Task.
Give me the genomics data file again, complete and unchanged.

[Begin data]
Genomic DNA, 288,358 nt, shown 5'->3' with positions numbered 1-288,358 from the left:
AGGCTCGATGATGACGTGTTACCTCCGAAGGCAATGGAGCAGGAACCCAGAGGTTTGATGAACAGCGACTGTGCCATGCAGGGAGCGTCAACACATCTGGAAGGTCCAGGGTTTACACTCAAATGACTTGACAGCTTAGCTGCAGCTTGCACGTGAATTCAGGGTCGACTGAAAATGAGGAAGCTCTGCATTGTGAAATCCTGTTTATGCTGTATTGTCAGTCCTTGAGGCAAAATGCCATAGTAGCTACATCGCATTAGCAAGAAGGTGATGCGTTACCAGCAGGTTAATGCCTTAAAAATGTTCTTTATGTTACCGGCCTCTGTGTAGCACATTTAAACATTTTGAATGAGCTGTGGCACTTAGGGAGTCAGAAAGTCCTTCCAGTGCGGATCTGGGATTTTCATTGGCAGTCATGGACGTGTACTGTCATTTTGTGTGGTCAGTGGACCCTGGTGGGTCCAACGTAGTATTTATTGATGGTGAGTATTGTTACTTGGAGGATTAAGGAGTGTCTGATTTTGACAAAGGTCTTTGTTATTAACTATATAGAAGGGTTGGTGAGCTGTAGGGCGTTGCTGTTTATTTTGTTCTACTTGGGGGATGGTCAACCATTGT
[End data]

Genomic DNA, 288,358 nt, shown 5'->3' with positions numbered 1-288,358 from the left:
AGGCTCGATGATGACGTGTTACCTCCGAAGGCAATGGAGCAGGAACCCAGAGGTTTGATGAACAGCGACTGTGCCATGCAGGGAGCGTCAACACATCTGGAAGGTCCAGGGTTTACACTCAAATGACTTGACAGCTTAGCTGCAGCTTGCACGTGAATTCAGGGTCGACTGAAAATGAGGAAGCTCTGCATTGTGAAATCCTGTTTATGCTGTATTGTCAGTCCTTGAGGCAAAATGCCATAGTAGCTACATCGCATTAGCAAGAAGGTGATGCGTTACCAGCAGGTTAATGCCTTAAAAATGTTCTTTATGTTACCGGCCTCTGTGTAGCACATTTAAACATTTTGAATGAGCTGTGGCACTTAGGGAGTCAGAAAGTCCTTCCAGTGCGGATCTGGGATTTTCATTGGCAGTCATGGACGTGTACTGTCATTTTGTGTGGTCAGTGGACCCTGGTGGGTCCAACGTAGTATTTATTGATGGTGAGTATTGTTACTTGGAGGATTAAGGAGTGTCTGATTTTGACAAAGGTCTTTGTTATTAACTATATAGAAGGGTTGGTGAGCTGTAGGGCGTTGCTGTTTATTTTGTTCTACTTGGGGGATGGTCAACCATTGT